How Does the Stock Market Work?

The Facts

How Does the Stock Market Work?

In simple terms, a stock market is made up of three components. · Companies for sale · Company shares · Share, or stock exchanges

A company share is ownership of a portion of that company. With ownership can come profit, which is why investors buy shares in companies. Whenever the company makes a profit, its investors reap a certain percentage of that profit.



The buying and selling of shares is handled by stockbrokers who make money by handling your stock transactions on the stock exchange. Currently there are three large stock exchanges in the U.S.: · New York Stock Exchange (NYSE) · National Association of Securities Dealers (NASDAQ) · American Stock Exchange (AMEX)

There's also the option of online stock trading which is cheaper, but can be risky if you don't know what you're doing. Either way, you'll need an investment account in order to buy and sell stock shares.


In order for a company's shares to be traded on the stock market, a company must first become incorporated. Once incorporated, a company can place its shares up for public auction which is what the stock market is: a public auction on company stocks.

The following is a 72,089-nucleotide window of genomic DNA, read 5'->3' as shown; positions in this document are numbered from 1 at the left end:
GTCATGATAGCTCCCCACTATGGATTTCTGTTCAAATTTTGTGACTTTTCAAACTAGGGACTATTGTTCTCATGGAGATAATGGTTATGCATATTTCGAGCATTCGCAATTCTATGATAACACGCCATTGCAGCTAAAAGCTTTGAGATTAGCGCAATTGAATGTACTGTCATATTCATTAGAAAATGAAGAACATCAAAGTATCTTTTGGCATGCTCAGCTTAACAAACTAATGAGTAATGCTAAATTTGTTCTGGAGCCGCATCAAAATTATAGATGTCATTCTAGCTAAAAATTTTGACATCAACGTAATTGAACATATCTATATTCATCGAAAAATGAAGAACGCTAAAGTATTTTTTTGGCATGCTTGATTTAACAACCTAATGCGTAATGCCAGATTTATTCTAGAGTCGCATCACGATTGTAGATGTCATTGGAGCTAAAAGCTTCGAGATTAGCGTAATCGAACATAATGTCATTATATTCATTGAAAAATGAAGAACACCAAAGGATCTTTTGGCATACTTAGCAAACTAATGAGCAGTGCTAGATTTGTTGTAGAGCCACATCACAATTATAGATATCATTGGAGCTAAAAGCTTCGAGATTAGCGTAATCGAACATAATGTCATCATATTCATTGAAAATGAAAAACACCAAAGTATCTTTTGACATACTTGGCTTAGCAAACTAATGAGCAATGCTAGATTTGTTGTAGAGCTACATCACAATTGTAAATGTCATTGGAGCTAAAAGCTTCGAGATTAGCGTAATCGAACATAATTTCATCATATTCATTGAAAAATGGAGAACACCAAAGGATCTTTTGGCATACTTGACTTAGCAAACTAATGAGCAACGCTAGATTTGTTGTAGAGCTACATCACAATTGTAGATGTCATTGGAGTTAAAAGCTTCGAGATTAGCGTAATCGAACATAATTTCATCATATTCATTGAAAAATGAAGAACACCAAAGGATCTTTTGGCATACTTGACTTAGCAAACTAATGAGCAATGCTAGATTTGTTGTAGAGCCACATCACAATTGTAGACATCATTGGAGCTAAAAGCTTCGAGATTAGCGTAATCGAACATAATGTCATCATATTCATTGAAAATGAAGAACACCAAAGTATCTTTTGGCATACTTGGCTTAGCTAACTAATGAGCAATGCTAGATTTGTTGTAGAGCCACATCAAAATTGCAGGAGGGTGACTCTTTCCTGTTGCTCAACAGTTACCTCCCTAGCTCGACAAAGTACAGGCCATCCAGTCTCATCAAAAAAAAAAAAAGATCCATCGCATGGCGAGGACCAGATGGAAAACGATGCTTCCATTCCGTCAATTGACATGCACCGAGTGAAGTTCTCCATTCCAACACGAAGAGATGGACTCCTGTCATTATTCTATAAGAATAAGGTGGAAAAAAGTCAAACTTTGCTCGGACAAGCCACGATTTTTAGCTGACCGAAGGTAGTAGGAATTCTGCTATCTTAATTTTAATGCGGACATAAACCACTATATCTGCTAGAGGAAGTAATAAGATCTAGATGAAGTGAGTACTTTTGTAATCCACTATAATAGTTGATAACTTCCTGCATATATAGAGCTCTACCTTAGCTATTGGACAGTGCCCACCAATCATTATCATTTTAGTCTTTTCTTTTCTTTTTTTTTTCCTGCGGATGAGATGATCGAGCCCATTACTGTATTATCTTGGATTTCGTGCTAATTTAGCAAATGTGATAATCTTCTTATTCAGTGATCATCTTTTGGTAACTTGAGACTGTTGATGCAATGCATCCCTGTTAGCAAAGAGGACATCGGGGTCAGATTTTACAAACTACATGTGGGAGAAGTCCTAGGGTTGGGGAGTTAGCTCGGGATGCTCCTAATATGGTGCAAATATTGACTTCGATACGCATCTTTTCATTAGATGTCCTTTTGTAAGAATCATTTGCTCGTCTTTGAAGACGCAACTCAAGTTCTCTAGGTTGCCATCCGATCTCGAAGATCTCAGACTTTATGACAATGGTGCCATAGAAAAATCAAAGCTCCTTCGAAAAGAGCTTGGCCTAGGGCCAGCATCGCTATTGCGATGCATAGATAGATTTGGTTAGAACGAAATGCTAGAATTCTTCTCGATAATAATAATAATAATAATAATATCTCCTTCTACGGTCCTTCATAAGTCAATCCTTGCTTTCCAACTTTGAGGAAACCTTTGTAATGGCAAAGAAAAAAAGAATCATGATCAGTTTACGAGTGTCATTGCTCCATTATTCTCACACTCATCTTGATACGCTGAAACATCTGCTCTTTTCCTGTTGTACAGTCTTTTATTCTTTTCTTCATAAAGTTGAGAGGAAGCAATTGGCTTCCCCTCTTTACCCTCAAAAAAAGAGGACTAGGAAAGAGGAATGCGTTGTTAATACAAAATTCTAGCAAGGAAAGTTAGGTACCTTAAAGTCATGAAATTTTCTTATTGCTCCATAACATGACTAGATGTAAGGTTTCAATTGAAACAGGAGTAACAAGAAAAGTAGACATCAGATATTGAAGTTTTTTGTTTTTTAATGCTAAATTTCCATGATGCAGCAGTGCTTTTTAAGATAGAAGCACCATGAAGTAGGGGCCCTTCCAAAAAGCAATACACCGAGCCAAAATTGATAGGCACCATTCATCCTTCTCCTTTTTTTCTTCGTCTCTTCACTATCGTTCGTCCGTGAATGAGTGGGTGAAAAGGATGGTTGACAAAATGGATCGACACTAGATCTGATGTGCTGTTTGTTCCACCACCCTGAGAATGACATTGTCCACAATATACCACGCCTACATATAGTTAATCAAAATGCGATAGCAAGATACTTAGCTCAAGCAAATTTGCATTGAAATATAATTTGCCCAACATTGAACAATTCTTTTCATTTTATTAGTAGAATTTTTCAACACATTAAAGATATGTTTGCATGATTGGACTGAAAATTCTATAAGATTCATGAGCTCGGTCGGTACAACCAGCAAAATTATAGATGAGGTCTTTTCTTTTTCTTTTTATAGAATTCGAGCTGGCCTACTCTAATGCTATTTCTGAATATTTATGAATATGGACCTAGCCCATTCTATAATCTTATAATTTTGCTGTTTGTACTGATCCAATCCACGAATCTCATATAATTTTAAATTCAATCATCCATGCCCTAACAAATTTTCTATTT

Once you buy a company's shares, you become a shareholder. Besides reaping profits (or sharing losses), shareholders are also responsible for electing a company's board of directors. The board of directors then become the brain of the corporation, making all the important decisions regarding the company.


Stock prices are determined by various market factors such as: · the strength of the economy · current trade trends · current trends in spending · company financial reports · company technical reports · third party reports on a company's status

The current market value of a company also helps determine share price. This is called the capitalization value of the company, and is calculated by multiplying the number of outstanding shares by the current share price.

Size Factors


Companies that are too small to trade on the major stock exchange indexes are sold Over The Counter (OTC). Typically, these are riskier investments because these companies don't meet the regulation requirements of an exchange. Also, smaller and newly established companies are more likely to go under than their larger competitors, thus enhancing the risk factor.

There is definitely money to be made in the stock market, however it's best to know what you're doing before making a large investment.